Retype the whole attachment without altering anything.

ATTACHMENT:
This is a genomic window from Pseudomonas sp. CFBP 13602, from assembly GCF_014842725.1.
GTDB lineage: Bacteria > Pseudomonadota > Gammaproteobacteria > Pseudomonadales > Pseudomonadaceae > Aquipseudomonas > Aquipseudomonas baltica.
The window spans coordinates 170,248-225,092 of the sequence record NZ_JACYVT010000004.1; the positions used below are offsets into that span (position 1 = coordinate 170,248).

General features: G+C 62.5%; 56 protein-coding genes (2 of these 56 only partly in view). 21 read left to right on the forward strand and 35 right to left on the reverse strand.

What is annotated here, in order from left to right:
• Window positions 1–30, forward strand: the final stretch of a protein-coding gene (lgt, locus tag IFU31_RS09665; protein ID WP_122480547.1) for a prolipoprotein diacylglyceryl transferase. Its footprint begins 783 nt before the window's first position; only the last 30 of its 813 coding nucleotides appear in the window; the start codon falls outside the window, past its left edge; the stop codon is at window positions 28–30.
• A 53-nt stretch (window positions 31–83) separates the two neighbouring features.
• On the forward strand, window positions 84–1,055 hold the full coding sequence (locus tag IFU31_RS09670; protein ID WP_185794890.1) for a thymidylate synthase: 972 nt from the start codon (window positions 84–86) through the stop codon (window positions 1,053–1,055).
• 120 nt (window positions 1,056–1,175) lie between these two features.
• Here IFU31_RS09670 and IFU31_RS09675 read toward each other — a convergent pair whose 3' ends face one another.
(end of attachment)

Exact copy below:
This is a genomic window from Pseudomonas sp. CFBP 13602, from assembly GCF_014842725.1.
GTDB lineage: Bacteria > Pseudomonadota > Gammaproteobacteria > Pseudomonadales > Pseudomonadaceae > Aquipseudomonas > Aquipseudomonas baltica.
The window spans coordinates 170,248-225,092 of the sequence record NZ_JACYVT010000004.1; the positions used below are offsets into that span (position 1 = coordinate 170,248).

General features: G+C 62.5%; 56 protein-coding genes (2 of these 56 only partly in view). 21 read left to right on the forward strand and 35 right to left on the reverse strand.

What is annotated here, in order from left to right:
• Window positions 1–30, forward strand: the final stretch of a protein-coding gene (lgt, locus tag IFU31_RS09665; protein ID WP_122480547.1) for a prolipoprotein diacylglyceryl transferase. Its footprint begins 783 nt before the window's first position; only the last 30 of its 813 coding nucleotides appear in the window; the start codon falls outside the window, past its left edge; the stop codon is at window positions 28–30.
• A 53-nt stretch (window positions 31–83) separates the two neighbouring features.
• On the forward strand, window positions 84–1,055 hold the full coding sequence (locus tag IFU31_RS09670; protein ID WP_185794890.1) for a thymidylate synthase: 972 nt from the start codon (window positions 84–86) through the stop codon (window positions 1,053–1,055).
• 120 nt (window positions 1,056–1,175) lie between these two features.
• Here IFU31_RS09670 and IFU31_RS09675 read toward each other — a convergent pair whose 3' ends face one another.